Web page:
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These guys are happy because their little brains literally can't grasp the concept of global warming.
On Friday a young man took the lives of seven people, including himself, in a shooting and stabbing rampage in Isla Vista, California, a beach town adjacent to University of California, Santa Barbara.
Some details about the young man, identified by family and police as 22-year-old Elliot Rodger, emerged from a 141-page manifesto, and a slew of disturbing YouTube videos, culminating with one titled “Elliot Rodger’s Day of Retribution.” These written and videoed testimonies paint a terrifying picture of an entitled, disturbed, misogynistic young man.
As my colleague Katie McDonough pointed out, it is difficult to tease out the one factor that left six innocent men and women dead — availability of firearms, some form of mental illness, deep rooted misogyny. And maybe they don’t pain a full picture.
But she also rightly pointed out that as the fight for tighter gun laws, and better mental healthcare systems reignites, there must be a conversation about violence against women. A conversation that defines women as human beings, not as objects.
The Twitter hashtag #YesAllWomen, which began trending yesterday, has already begun this important conversation. It reminds us that sexism and misogyny exist — in angry, threatening emails, in the workplace, on twitter, in the kidnapping of nearly 300 Nigerian girls.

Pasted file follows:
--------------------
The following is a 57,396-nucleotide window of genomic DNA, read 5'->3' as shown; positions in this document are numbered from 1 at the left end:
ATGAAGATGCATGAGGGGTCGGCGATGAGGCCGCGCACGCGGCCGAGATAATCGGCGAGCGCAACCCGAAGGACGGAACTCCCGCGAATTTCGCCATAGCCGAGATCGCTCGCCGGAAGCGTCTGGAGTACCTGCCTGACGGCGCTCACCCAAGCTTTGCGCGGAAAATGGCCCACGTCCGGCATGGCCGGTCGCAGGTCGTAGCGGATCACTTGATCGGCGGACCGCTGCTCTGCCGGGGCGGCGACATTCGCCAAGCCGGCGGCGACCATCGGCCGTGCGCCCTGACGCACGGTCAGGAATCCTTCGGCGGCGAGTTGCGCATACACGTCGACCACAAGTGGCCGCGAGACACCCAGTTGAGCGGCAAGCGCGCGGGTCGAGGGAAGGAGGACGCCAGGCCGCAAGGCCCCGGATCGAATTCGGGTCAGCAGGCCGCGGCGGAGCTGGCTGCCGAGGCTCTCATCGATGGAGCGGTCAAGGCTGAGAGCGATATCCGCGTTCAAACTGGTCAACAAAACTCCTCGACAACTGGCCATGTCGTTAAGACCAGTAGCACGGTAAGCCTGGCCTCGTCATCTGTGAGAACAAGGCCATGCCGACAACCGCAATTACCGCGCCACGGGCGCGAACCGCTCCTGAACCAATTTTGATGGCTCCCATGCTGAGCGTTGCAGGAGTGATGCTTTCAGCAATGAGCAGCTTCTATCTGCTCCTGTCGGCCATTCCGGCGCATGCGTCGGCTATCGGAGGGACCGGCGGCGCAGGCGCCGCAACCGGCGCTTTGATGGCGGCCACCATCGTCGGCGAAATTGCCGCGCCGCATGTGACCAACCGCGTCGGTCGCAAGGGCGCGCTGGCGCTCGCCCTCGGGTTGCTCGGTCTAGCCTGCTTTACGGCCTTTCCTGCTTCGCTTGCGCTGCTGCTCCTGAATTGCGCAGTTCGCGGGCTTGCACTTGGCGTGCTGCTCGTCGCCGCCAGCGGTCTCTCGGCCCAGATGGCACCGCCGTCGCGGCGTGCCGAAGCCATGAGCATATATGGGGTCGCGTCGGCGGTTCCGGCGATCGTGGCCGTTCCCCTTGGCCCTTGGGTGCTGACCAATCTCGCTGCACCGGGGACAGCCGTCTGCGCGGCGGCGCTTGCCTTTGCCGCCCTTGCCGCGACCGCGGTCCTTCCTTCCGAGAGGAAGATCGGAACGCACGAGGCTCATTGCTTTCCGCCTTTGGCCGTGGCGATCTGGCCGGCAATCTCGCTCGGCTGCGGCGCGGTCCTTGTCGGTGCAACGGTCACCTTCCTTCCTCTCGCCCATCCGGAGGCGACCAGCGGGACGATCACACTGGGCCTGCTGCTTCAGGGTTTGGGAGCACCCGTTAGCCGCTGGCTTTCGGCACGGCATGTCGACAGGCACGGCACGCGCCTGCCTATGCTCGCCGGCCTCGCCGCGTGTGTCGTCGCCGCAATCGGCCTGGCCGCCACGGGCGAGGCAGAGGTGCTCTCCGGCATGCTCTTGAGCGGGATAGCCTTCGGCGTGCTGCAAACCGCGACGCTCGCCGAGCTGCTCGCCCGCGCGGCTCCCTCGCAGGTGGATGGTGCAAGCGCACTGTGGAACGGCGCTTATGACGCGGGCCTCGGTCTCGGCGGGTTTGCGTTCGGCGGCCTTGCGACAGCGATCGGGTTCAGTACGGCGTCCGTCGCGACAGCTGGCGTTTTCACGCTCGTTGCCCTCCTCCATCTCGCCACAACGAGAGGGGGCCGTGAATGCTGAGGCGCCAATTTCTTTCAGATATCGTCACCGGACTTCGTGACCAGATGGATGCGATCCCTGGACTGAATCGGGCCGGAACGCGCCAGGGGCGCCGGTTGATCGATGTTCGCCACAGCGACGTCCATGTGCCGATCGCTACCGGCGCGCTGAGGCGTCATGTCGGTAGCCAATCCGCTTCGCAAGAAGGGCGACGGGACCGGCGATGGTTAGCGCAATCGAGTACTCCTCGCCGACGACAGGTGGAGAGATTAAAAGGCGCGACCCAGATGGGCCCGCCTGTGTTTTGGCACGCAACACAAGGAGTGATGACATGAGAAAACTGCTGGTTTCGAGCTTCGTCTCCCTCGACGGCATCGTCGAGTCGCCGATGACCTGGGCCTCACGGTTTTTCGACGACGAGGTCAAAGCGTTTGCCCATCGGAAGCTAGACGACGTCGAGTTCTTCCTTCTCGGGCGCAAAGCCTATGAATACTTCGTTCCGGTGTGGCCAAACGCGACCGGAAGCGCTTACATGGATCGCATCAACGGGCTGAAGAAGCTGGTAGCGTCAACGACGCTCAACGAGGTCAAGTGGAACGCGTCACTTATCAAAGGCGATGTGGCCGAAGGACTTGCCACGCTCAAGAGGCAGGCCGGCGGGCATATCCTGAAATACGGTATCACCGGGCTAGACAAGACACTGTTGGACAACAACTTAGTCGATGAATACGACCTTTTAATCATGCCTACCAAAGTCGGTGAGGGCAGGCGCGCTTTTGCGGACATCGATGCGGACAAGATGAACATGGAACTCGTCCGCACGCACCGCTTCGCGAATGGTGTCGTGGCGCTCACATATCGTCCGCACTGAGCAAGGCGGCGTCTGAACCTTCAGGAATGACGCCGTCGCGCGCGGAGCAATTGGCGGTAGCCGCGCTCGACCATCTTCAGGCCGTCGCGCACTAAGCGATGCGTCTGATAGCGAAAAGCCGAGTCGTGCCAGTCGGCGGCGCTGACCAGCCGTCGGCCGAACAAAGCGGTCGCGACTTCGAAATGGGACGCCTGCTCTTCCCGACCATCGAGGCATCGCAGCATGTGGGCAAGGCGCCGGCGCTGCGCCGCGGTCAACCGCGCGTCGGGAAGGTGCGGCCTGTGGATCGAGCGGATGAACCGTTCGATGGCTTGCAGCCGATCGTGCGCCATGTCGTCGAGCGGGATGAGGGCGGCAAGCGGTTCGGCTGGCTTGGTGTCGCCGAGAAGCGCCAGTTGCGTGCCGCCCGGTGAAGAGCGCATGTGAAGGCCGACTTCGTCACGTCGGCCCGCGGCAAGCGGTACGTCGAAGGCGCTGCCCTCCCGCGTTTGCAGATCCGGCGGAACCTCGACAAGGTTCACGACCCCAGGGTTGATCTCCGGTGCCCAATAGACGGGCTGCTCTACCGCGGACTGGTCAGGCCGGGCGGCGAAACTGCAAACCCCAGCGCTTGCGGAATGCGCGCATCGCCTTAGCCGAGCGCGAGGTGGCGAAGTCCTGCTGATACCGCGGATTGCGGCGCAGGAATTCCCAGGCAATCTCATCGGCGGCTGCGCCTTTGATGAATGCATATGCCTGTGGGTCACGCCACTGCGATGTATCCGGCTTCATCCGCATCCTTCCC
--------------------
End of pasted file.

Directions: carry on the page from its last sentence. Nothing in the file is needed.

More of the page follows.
A sample of #YesAllWomen tweets can be read below:
Twitter can be superficial, misleading and noisy. But sometimes important things can happen. Just read #YesAllWomen— Mark Crowley (@rateldajer) May 25, 2014
Because the use of date rape drugs is a REAL crime, not a joke. #YesAllWomen— Karen Finney (@finneyk) May 25, 2014
#YesAllWomen because when a girl is harassed or even groped by a stranger in public, we're told to "take it as a compliment"— Amy (@bottrill) May 25, 2014
This #YesAllWomen hashtag. exists because women are marginalized, gaslighted, threatened for standing up and daring to be treated better.— Jason Carlin (@the2scoops) May 25, 2014
#YesAllWomen because I don't want my 8 yo daughter growing up in a world where "boys will be boys" aka abusers, rapists, misogynists, etc.— kmr. (@bygracenotgod) May 25, 2014
#YesAllWomen are sick of men never understanding that feminism is no more or less than women wanting equality— Casey Leneve (@caseyleneve) May 25, 2014
#YesAllWomen because we live in a society where men are taught to internalise misogynistic behaviour and women are taught to expect it.— Sophie B-B (@Lady_Bonbons) May 25, 2014
you teach your daughters how to protect themselves but don't teach your sons about consent #YesAllWomen— ❁ (@kimberleyansell) May 25, 2014
If you don't view sexism as a problem think about the 230 Nigerian women who were kidnapped just for getting an education. #YesAllWomen— Morgan Crowe (@morgcc) May 25, 2014
Because what a woman can do with her own body is still a common political debate. #YesAllWomen— Sandstorm (@tokyoalice) May 25, 2014
#YesAllWomen should be able to talk about misogyny, and deeply personal experiences of it, without men whining we're generalizing them.— Christine of Aaargh (@cdaargh) May 25, 2014
Sarah Gray is an assistant editor at Salon, focusing on innovation. Follow @sarahhhgray or email firstname.lastname@example.org.More Sarah Gray.